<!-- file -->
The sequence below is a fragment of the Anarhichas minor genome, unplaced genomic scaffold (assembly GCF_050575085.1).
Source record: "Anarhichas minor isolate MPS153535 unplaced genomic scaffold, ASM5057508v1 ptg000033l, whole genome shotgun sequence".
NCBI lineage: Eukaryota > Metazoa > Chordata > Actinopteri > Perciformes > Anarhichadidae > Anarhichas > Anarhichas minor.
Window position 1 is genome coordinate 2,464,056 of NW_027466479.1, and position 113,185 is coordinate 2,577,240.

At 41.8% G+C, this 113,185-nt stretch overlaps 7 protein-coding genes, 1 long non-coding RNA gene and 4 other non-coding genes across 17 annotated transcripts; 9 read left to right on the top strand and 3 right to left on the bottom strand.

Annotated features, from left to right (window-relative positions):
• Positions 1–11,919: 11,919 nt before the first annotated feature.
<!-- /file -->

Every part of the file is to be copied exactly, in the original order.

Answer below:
The sequence below is a fragment of the Anarhichas minor genome, unplaced genomic scaffold (assembly GCF_050575085.1).
Source record: "Anarhichas minor isolate MPS153535 unplaced genomic scaffold, ASM5057508v1 ptg000033l, whole genome shotgun sequence".
NCBI lineage: Eukaryota > Metazoa > Chordata > Actinopteri > Perciformes > Anarhichadidae > Anarhichas > Anarhichas minor.
Window position 1 is genome coordinate 2,464,056 of NW_027466479.1, and position 113,185 is coordinate 2,577,240.

At 41.8% G+C, this 113,185-nt stretch overlaps 7 protein-coding genes, 1 long non-coding RNA gene and 4 other non-coding genes across 17 annotated transcripts; 9 read left to right on the top strand and 3 right to left on the bottom strand.

Annotated features, from left to right (window-relative positions):
• Positions 1–11,919: 11,919 nt before the first annotated feature.